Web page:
Looking at how grossly inefficient the disbursement of stimulus money has been, what's your perspective on what is wrong with financial network banking and overall “fintech” today?

My experience is, banks don't want to move fast because they make money on the delay of carrying the float. There's no reason why FX conversion and settlements has to be a batch process. And I feel people just accept that for what it is versus pushing on that and narratives like this. Given your experience do you agree that we need to move to a continuous delivery model of financial transactions versus the batch model.

Anonymous Author
My experience is, banks don't want to move fast because they make money on the delay of carrying the float. There's no reason why FX conversion and settlements has to be a batch process. And I feel people just accept that for what it is versus pushing on that and narratives like this. Given your experience do you agree that we need to move to a continuous delivery model of financial transactions versus the batch model.
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Anonymous Author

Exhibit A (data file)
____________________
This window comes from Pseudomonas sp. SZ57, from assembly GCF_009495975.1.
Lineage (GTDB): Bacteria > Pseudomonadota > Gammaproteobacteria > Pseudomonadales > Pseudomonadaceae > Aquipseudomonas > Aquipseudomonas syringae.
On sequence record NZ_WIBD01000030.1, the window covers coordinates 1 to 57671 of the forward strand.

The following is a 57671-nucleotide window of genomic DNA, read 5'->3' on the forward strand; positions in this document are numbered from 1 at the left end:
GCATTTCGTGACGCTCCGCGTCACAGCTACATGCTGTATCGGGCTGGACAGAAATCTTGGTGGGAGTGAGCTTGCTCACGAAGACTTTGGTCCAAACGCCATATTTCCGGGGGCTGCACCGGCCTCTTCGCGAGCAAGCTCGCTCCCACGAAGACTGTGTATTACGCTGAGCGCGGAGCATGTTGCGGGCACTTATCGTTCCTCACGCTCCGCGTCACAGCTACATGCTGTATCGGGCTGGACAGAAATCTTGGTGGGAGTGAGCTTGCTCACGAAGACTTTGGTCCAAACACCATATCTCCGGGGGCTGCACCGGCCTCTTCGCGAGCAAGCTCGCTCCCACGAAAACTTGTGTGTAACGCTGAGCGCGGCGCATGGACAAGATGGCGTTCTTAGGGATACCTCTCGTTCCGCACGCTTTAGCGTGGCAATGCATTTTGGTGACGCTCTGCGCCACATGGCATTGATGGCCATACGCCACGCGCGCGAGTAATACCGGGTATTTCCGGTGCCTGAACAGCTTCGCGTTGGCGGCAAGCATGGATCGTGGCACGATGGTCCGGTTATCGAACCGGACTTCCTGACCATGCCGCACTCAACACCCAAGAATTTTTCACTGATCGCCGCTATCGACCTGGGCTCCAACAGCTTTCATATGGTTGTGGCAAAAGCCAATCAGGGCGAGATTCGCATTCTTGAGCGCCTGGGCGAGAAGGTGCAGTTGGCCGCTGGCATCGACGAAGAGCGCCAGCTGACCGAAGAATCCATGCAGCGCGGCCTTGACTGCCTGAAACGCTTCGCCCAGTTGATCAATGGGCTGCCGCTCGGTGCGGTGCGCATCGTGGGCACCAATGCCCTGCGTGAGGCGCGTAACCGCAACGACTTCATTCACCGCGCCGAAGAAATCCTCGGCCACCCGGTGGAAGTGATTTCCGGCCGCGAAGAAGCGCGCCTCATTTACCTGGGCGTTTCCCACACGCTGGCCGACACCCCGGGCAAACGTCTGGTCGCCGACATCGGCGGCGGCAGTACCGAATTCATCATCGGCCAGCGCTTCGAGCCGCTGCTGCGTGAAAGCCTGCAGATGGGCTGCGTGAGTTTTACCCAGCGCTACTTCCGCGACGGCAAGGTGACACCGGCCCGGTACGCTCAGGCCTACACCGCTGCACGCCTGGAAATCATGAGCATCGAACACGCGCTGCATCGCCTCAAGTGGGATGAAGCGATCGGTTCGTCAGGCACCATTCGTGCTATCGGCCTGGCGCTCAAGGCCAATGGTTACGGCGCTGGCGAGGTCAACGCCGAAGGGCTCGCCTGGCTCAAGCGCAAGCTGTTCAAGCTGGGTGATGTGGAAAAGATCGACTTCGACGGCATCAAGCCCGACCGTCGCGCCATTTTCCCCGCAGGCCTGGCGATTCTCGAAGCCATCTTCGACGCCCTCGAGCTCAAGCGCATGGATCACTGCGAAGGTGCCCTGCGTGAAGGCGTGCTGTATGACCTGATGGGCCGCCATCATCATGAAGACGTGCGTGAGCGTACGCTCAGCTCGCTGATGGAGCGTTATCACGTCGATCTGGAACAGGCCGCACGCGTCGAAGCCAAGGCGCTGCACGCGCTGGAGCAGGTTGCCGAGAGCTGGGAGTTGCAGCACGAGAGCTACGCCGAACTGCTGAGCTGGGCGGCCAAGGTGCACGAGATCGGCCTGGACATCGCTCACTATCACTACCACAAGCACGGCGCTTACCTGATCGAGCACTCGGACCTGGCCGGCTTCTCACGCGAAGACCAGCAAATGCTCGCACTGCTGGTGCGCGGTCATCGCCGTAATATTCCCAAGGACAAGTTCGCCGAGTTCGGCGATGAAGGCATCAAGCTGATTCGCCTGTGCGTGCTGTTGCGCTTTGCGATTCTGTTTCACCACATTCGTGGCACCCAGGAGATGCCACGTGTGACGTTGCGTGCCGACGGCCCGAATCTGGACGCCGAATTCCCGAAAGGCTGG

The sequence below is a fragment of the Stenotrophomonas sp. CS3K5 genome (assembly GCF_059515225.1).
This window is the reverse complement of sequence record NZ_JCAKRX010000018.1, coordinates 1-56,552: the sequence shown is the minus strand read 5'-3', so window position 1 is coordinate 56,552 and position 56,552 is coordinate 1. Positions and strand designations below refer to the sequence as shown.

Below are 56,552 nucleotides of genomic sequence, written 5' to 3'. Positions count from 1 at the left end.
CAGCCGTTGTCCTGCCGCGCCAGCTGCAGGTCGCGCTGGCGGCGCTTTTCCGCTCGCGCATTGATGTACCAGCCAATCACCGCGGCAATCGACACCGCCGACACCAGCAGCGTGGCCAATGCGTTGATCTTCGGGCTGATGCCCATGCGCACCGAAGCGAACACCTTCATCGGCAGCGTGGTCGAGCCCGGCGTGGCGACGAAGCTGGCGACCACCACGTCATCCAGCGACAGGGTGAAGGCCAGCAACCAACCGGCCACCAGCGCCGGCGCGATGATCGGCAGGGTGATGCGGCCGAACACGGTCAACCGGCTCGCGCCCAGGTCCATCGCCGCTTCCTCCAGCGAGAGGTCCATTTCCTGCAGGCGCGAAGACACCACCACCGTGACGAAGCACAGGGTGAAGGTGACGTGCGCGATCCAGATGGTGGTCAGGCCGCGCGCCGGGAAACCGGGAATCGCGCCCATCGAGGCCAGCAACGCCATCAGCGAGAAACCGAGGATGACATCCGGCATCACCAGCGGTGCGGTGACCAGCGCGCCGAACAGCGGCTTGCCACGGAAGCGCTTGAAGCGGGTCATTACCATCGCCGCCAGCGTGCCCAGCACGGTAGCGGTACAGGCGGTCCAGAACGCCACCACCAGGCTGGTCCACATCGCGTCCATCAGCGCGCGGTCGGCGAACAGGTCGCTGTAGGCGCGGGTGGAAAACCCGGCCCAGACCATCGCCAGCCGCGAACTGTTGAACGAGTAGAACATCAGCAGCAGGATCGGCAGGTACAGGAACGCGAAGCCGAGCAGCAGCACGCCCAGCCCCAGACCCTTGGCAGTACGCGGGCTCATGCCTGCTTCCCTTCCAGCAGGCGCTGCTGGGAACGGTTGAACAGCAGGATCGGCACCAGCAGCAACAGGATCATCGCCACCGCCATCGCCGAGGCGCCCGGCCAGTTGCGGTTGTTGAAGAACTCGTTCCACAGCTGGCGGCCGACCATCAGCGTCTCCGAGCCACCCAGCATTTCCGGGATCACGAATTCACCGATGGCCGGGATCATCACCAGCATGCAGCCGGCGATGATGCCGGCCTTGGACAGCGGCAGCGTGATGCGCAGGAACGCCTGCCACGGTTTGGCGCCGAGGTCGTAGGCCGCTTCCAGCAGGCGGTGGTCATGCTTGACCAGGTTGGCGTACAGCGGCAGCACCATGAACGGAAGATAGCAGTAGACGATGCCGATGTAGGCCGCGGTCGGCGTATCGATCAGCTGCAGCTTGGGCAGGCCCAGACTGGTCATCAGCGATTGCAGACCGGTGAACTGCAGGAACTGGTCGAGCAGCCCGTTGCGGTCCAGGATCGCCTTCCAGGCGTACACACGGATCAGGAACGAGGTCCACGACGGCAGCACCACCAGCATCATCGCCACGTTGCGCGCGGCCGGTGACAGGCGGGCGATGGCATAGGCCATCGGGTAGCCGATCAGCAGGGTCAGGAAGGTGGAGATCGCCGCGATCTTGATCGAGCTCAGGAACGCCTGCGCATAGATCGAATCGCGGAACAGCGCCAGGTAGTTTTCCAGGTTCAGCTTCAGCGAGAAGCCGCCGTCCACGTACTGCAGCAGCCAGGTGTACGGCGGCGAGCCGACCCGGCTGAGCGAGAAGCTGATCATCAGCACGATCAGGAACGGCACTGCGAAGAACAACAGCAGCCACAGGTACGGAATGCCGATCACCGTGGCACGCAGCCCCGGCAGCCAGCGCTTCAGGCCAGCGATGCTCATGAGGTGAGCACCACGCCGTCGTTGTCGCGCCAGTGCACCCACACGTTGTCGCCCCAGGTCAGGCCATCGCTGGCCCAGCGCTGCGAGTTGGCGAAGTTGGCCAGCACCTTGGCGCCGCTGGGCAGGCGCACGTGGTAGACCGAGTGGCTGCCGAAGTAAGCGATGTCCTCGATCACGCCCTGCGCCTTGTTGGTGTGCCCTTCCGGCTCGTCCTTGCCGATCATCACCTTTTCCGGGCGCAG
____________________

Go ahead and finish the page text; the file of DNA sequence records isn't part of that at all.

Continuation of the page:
Things are changing. They're not changing fast enough though. Banks will have to adapt and move fast or at least come to be at par. But they do not really have a whole lot of incentive yet because they are more focused on losing the fees and different kinds of things that will happen. So, for example, if you think about the batch processing and how it's actually traditionally being done, when you look at the Venmos of the world and the Zelles of the world, they are pretty much instantaneous in terms of sending the money and the other person actually getting it. Now, there are two parts to it. I think part one is the macro level understanding for common folks. People don't worry about: Is it a batch process? Is it an ACH? They just want to know if it's a debit card transaction or a credit card transaction, and if they will have their money in two to three days. I'll give you an example from the 401k world. When a person needs to roll over, whether they take their money to a different 401k, it's just a pure rollover, or they're taking it to an IRA, it could take 4-5 business days for the money to actually come out from one account, show up to the person and then be deposited into their accounts. So, who's bearing the actual cost of that money being out of the market. It's actually the end user who's dealing with all of that. If we talk about the ACH network and all that stuff, the bottom line is the banks are holding that money for their own purposes. As we move forward, why are some of these companies able to do that? I don't have much, if any experience with the international stuff, but I can focus a lot more on just what's going on in the US. There's absolutely a desire to move and reduce the time that it takes to get the money in the bank accounts. But we're talking about an incentivization. Some of the policies have been here since the 1970s haven't been upgraded to the modern times. More importantly, the processing power that earlier determined why some of these policies were in place has changed. The regulations and the regulatory environment hasn't changed for those policies to actually be looked at more comprehensively and be brought into consideration for changes.
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